Macroeconomic concerns have remained top of mind among global investors, sending key stock market indices into a volatile trading pattern.
In Brandes’ view there are two core issues driving markets:
• the potential for a global economic recession, and • concerns regarding systemic instability in Europe
Our overall assessment is that there are significant risks to be accounted for and the path to worldwide economic recovery will not be swift or without hardship for many countries and companies — nevertheless, we believe the recent correction is overdone and that investors could potentially benefit from holding undervalued equities today. We provide some perspective on each of these topics below.
Global Economic Recession Risk
Our view has been, and continues to be, that large government fiscal deficits, relatively high debt-to-Gross Domestic Product (GDP) ratios, and protracted deleveraging of households, will likely inhibit growth for many developed nations in the decade ahead. We also incorporate a rising risk of a global recession, or at the very least low nominal growth, within the next two years. However, this scenario appears to be more than built into the price of many businesses today. In fact, we see established businesses that are priced as if they will have flat or negative growth for the foreseeable future when their operations and industry dynamics suggest otherwise. Put another way, we believe the intense focus on the question of whether we are about to slip into a recession has caused prices of many attractive businesses – including those that we believe are likely to maintain or grow profits even during a recession – to fall too far.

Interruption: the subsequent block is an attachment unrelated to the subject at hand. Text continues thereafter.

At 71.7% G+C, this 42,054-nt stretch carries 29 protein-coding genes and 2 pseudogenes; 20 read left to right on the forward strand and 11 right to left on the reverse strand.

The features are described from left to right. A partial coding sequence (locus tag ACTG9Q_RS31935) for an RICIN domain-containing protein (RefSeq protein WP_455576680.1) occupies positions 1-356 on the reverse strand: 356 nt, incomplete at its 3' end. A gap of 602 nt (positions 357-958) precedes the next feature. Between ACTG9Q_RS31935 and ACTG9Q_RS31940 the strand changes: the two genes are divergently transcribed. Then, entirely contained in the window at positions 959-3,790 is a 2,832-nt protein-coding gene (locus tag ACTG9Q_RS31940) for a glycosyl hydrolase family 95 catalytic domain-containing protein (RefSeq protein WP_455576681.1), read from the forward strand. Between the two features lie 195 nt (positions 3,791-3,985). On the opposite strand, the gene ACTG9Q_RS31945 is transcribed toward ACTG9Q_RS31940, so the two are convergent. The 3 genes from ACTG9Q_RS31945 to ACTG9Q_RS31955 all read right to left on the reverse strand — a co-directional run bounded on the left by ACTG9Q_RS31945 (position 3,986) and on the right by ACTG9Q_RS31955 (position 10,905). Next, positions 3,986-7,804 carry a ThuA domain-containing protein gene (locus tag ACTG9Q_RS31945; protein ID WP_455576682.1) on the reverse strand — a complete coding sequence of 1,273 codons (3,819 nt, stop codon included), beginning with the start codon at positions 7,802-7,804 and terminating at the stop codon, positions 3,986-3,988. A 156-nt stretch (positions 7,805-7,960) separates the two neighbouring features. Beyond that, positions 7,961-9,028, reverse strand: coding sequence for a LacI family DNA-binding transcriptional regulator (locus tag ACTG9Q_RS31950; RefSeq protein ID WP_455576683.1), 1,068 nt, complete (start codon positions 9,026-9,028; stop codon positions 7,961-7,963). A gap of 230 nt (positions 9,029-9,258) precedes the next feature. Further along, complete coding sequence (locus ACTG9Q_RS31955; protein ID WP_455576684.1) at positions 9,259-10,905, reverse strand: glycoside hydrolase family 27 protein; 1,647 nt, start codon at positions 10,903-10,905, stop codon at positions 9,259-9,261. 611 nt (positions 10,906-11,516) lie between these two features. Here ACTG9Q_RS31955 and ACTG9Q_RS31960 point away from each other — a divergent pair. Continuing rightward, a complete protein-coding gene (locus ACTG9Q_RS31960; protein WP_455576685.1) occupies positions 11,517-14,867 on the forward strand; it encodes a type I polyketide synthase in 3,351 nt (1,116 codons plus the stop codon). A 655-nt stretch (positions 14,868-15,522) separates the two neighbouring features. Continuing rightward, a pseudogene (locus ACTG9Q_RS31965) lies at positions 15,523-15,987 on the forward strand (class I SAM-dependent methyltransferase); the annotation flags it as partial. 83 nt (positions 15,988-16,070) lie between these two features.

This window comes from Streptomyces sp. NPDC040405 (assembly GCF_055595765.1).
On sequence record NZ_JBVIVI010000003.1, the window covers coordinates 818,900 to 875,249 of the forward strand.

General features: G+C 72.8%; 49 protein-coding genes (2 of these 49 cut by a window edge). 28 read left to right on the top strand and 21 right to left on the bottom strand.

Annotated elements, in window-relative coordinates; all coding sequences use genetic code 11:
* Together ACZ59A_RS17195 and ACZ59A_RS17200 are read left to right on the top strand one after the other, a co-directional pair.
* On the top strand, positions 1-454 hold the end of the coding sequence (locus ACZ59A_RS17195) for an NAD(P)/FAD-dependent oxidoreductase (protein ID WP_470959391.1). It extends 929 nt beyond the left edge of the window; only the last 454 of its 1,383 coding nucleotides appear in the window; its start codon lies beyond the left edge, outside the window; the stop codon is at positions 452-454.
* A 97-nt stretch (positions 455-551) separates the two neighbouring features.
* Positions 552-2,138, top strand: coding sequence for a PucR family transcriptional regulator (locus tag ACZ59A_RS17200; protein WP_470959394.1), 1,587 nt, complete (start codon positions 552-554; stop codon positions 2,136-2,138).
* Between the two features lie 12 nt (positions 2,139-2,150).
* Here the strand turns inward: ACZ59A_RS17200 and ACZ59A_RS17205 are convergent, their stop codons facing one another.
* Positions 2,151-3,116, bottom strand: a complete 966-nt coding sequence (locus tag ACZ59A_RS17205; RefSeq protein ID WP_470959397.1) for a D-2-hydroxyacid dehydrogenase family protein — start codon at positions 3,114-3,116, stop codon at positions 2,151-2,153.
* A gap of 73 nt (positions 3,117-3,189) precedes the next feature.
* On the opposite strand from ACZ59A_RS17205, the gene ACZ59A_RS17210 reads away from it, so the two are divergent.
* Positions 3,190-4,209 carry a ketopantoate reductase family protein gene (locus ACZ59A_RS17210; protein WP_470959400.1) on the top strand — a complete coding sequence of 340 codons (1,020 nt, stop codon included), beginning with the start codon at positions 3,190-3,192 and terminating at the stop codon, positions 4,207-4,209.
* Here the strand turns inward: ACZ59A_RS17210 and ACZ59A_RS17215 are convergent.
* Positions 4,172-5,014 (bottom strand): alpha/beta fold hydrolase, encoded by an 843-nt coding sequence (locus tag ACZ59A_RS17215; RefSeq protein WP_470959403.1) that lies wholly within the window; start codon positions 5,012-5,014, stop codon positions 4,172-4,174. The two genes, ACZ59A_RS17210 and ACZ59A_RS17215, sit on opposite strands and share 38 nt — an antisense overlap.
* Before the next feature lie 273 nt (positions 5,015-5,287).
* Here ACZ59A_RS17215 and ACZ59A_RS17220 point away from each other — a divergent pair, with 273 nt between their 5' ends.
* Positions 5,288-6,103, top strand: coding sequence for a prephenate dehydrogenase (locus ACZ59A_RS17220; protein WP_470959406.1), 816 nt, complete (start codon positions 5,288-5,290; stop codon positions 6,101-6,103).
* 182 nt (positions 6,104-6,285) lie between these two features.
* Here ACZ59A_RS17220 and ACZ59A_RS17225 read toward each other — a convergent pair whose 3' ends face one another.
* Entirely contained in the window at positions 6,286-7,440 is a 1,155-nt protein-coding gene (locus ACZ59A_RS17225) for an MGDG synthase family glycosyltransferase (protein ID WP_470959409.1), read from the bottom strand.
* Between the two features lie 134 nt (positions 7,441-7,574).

Overall, we are underweight cyclical businesses – specifically the materials and industrials sectors – out of concern that prices of many companies did not reflect the potential for a downshift in the business cycle. Now that expectations in the market appear to be adjusting, we may see more opportunities present themselves in these areas.
Systemic Instability in Europe
Market participants are becoming increasingly worried that European countries may not be able to achieve the right balance of fiscal austerity and economic growth to allow their debt-to-GDP levels to be lowered to more sustainable levels. Concerns that had previously been confined to economically smaller countries such as Portugal, Ireland, Greece, and Spain, have now spread to Italy and France. As a consequence, investors are requiring higher rates of interest for loans to these countries and are factoring in a greater potential for debt defaults, potential decomposition of the Euro, and a widespread loss of confidence in the banking system.
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